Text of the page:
During the night it did rain intermittently, which didn't exactly allay my concerns, and it continued like this until sometime after 6:00 am. I had a short day planned today--just a couple off-trail miles down to Lake 9735--so I could afford to take my time and see what happened with the weather.
I had my usual coffee & Clif bar breakfast, read a while, wandered around the area, took some photos. Still overcast; still not raining. So I started packing up, tent last just in case, and finally got moving around 9:00 am.
The descent from Big Brewer was pretty straightforward, and there are probably lots of acceptable ways to go. I stayed on the north side of the creek; I cut away from the creek and bypassed Little Brewer Lake, and at about 10600' level I cut north a bit to avoid some talusy stuff closer to the creek--and lower down, when I didn't, I started running into brushy side ravines that pushed me back toward it--but mostly I followed the creek at a respectful distance.
And almost before I knew it, certainly before I expected it, about an hour after leaving Big Brewer--whoa! there's a big-ass lake right in front of me
This lake, Lake 9735 (since nobody ever bothered to name it), was the location that more or less dictated my route--the one spot I was determined to get to and get some photos. Those of you who are familiar with my Brewer blog
may already know the reason: the Brewer party camped near this lake for 5 days in early July of 1864. This is the camp from which they made the first ascent of Mount Brewer. It's sort of their gateway to the truly alpine terrain of the Kings River Sierra.
So, immersed as I currently am in the Brewer, getting to this spot I first read about over a decade ago was hugely satisfying.
At the same time, there were decisions to be made. It hadn't cleared up; the weather was just as threatening as it had been when I got up. If it was going to get ugly over a sustained period, I'd be better off getting closer to the trailhead before it hit. It was still early in the day, so I had the potential to make some mileage yet. Conversely, if I camped here, it would be a long day in a nice spot but with not much to do.
So I decided, in the short term, not to decide: I'd spend a while here, exploring the lake, shooting it, and (again, still), waiting to see if the weather cleared up at all. And that's what I did. I had a very pleasant hour walking around the lakeshore, shooting the various angles, and just generally enjoying the beauty and the history of the place.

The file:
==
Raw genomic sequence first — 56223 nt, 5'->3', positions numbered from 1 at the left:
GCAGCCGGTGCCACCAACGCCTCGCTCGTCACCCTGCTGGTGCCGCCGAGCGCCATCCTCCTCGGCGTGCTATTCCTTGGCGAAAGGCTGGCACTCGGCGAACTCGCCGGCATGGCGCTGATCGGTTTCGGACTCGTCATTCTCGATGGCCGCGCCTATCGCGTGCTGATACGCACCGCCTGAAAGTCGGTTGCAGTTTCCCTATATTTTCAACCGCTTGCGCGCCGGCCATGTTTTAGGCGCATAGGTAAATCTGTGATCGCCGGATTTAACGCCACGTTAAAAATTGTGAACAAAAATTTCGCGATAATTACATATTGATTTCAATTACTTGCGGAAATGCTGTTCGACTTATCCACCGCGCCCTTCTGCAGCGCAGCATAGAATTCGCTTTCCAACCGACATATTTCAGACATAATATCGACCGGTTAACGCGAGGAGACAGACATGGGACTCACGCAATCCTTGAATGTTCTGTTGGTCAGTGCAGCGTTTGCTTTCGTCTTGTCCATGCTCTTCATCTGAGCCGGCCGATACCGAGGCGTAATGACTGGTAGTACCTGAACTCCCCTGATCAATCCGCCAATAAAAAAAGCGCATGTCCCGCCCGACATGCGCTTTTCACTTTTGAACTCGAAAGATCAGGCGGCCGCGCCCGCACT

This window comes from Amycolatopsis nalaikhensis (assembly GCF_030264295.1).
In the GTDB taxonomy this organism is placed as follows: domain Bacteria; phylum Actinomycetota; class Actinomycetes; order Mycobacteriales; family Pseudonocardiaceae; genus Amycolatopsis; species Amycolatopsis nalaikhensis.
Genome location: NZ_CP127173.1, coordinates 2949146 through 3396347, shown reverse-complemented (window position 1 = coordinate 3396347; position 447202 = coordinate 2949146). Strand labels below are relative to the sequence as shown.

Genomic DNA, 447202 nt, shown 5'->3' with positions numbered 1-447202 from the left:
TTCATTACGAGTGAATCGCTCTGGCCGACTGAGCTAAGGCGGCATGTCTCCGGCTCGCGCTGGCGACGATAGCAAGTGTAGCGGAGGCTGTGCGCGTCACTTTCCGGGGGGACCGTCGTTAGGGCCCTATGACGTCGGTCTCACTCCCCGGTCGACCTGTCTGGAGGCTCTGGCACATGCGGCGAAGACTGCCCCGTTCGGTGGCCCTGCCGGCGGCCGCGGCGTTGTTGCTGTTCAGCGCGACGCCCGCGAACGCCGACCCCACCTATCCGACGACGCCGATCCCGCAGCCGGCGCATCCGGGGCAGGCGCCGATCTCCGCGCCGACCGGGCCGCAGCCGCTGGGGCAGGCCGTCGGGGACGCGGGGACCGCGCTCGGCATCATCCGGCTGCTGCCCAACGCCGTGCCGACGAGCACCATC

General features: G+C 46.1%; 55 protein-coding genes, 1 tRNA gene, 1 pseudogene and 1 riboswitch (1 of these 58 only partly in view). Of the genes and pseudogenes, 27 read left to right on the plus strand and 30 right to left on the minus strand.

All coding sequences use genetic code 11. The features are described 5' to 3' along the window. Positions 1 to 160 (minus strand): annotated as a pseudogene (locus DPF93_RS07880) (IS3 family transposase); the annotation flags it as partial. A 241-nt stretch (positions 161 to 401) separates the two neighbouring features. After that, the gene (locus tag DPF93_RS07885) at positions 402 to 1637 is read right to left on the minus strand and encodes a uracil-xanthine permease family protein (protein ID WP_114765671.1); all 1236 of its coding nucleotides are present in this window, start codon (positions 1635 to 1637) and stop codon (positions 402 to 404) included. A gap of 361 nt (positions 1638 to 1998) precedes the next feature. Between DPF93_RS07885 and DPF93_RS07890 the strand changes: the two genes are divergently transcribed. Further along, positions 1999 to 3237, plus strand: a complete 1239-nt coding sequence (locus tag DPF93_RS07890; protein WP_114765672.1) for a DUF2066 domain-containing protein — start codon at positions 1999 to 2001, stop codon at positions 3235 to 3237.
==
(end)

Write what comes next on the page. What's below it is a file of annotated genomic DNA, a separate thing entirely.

At the end of which, with no change in the weather, I decided to head to the next potential campsite near Moraine Creek.
This was some fun and interesting cross-country navigation. My plan was to catch the northwest-trending moraine ridge and follow the ridgeline all the way down to Moraine Creek. First I headed west across the flats and the shallow valley west of Lake 9735. Then I angled right up a low ridge and found myself face to face with the depression north of Point 9785--deeper and uglier (talus-and-timber-choked) than it looks on the map. I continued along the ridge south of the depression, which was relatively easy going.
Coming out on the northwest facing slopes beyond the depression, I started descending while trying to bear left (toward the ridge). Palmer Mountain appeared, and served as a useful directional guide. Somewhere around the 9300' level I encountered a trail traversing the slope, and figured I'd follow it to the left (southwest). After a very short distance I saw the ridge I wanted just below me, and dropped down to it.
Now, sometimes moraines can be a real pain in the neck to follow, with all kinds of rock and debris making things difficult. This one was not. This was practically a freeway. The stretch atop this ridge was, in fact, the easiest hiking of the entire trip, including any trail.
Plus, I finally got to see the world-famous Jabba the Rock.